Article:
February 11, 2013

One of the great things about Thomas is that, despite being such a delectable, over-the-top villain, he does have a vulnerable side, one that’s actually quite convincing.

He’s a gay man living at a time when living an honest life required breaking the law, and when someone like Carson could say, “You have been twisted by nature into something foul” and mean it sympathetically. He’s also a working-class lad with higher aspirations that will never be realized, thanks to a ludicrously unfair economic system. Yes, he channels his frustrations in unproductive ways, but Thomas’ motives are often more understandable than those of his peers.

His late-night high jinks immediately send shockwaves through the house. Carson, desperately afraid of scandal, allows Thomas to resign and promises him a good letter of recommendation, but when O’Brien pulls one of her Jedi mind tricks on Jimmy, Thomas is pretty much doomed. Bates, sensitive to unjust persecution . . . decides to intervene . . .

– Meredith Blake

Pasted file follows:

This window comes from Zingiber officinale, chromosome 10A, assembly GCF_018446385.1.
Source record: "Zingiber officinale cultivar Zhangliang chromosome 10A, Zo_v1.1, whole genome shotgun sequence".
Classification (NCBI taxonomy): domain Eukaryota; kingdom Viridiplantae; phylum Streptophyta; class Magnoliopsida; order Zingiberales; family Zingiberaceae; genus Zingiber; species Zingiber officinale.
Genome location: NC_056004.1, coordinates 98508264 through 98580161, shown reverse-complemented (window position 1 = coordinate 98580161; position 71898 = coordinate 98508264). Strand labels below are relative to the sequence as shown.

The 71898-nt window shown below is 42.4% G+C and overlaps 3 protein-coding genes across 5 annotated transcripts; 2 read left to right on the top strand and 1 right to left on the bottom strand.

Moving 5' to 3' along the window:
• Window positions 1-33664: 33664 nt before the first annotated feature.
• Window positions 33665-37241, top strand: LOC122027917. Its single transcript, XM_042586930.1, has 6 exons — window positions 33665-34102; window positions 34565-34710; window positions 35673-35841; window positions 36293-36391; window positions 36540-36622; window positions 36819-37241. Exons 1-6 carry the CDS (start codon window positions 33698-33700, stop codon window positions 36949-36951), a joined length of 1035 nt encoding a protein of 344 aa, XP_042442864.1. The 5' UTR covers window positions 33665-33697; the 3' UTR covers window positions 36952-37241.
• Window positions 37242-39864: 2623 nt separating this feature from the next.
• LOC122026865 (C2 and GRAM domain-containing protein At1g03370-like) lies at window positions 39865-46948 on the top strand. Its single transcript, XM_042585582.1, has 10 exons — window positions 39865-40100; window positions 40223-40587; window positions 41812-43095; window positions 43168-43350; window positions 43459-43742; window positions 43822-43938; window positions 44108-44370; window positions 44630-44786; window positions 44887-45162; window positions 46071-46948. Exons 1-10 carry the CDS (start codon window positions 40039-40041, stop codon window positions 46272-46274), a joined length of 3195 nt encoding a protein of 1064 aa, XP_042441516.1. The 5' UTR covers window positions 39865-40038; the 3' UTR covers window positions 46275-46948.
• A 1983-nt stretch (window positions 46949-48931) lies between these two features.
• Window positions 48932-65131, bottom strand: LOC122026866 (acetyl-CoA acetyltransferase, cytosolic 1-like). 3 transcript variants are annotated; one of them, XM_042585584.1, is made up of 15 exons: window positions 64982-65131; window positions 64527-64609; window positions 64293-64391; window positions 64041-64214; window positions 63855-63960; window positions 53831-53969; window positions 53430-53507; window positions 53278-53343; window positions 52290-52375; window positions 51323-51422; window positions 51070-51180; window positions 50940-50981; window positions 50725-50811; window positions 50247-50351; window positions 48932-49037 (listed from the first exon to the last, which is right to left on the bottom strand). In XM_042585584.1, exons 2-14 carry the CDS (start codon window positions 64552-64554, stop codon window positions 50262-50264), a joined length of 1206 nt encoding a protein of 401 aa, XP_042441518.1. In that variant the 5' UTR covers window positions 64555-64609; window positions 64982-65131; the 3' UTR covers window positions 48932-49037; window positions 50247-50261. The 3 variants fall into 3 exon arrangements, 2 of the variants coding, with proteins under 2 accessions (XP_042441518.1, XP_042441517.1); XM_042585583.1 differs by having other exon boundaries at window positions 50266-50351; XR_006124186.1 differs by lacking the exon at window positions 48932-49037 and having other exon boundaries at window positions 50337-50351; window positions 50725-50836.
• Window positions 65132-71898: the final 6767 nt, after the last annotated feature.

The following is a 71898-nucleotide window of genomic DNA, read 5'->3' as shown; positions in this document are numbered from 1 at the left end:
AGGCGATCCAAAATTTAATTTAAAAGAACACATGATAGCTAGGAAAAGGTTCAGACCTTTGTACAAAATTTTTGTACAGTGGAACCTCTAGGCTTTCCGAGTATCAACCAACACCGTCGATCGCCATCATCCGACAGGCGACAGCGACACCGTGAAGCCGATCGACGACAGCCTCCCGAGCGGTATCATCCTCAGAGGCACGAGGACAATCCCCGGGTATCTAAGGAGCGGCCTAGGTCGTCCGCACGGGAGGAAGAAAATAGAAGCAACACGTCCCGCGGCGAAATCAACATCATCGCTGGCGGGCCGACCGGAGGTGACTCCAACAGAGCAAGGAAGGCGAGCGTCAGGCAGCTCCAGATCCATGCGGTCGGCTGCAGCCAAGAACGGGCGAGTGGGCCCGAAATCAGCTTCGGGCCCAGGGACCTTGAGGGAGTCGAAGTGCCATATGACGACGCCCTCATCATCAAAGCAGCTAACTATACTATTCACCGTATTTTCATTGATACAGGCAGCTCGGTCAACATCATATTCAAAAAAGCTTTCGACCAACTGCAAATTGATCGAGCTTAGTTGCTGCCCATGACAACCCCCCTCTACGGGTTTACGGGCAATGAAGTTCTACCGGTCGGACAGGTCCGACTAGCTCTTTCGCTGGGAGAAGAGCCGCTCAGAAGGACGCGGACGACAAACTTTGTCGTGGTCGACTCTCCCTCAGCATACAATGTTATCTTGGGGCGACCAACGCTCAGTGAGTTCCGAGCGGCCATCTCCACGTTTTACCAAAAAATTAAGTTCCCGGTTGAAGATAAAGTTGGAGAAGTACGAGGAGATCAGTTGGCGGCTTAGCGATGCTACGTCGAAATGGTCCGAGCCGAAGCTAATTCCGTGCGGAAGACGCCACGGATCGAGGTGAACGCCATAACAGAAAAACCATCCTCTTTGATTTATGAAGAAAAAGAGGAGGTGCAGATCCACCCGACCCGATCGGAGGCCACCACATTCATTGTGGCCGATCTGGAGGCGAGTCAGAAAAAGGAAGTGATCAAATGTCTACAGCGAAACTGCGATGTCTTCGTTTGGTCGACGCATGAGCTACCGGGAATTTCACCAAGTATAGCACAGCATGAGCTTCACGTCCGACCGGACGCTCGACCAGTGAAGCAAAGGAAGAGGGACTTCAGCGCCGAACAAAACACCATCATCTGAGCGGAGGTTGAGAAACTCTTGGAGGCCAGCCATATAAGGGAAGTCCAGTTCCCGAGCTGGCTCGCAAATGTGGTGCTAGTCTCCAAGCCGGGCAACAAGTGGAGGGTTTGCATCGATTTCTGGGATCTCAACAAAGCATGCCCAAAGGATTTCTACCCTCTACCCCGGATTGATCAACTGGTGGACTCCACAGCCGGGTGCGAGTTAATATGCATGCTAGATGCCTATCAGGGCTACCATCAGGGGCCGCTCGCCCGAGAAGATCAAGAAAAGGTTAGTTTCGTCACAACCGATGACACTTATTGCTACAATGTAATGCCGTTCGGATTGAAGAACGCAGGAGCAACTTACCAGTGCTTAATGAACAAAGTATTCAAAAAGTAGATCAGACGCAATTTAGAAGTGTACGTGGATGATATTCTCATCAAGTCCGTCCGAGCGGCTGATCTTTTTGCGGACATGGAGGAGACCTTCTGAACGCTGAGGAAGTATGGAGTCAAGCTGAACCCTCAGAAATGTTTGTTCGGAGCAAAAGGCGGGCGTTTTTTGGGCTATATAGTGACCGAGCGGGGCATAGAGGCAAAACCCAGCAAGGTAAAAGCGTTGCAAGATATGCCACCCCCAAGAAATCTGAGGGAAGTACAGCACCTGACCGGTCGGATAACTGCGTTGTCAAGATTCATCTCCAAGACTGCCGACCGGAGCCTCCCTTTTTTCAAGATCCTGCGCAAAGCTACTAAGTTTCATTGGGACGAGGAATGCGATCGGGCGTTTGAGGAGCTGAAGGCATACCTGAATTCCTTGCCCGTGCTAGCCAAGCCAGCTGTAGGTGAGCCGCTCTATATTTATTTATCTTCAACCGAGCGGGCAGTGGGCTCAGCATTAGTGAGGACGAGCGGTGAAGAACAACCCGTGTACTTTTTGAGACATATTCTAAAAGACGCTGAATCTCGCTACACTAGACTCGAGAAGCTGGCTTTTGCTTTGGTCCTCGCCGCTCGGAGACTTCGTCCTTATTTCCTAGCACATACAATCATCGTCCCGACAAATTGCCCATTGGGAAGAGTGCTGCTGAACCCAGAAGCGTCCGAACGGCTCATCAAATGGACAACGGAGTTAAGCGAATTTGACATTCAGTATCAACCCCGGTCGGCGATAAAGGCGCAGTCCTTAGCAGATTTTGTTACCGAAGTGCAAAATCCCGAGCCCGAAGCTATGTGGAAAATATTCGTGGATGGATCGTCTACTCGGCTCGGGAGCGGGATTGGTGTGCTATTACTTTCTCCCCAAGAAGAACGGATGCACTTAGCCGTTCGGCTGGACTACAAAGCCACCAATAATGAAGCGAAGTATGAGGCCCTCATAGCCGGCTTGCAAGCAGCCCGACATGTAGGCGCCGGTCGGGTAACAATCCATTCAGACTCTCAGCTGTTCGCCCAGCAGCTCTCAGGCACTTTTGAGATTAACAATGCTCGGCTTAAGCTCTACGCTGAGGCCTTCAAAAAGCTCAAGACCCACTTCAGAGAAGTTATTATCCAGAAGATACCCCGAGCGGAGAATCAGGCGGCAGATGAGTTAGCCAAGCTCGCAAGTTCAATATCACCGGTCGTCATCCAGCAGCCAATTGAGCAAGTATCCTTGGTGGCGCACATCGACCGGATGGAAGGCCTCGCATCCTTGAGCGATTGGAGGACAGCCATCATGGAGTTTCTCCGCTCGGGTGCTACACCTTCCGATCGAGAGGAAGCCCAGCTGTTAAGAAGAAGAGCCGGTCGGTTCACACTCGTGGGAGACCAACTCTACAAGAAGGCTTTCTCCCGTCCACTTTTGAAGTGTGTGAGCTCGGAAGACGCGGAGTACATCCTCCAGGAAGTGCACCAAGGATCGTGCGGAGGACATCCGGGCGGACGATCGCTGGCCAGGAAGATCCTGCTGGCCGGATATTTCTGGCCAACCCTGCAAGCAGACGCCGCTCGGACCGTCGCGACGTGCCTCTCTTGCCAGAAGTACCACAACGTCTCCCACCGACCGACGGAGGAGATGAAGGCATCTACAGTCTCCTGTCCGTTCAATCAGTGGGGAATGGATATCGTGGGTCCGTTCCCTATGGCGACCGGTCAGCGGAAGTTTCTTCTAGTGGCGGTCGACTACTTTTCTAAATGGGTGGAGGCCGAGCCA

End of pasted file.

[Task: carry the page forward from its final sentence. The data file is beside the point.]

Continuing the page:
"'Twisted by Nature Into Something Foul'"
Los Angeles Times
February 11, 2013

[Rob James-Collier], who has become an instantly recognizable face both in the UK and abroad through his sensitive portrayal of the complex [Thomas], has enjoyed bringing out Thomas’ more vulnerable side in the most recent series.

Of the celebrated kissing scene, he described his character as "going through a whole mill of emotions, essentially destroyed by the manipulation of O'Brien."

"I got a lot of response," he said. "People were feeling sorry for Thomas and that's never happened. He's been undone by love. People identify with being heartbroken. We've all been heartbroken, haven't we? I've been dumped, and it feels horrible.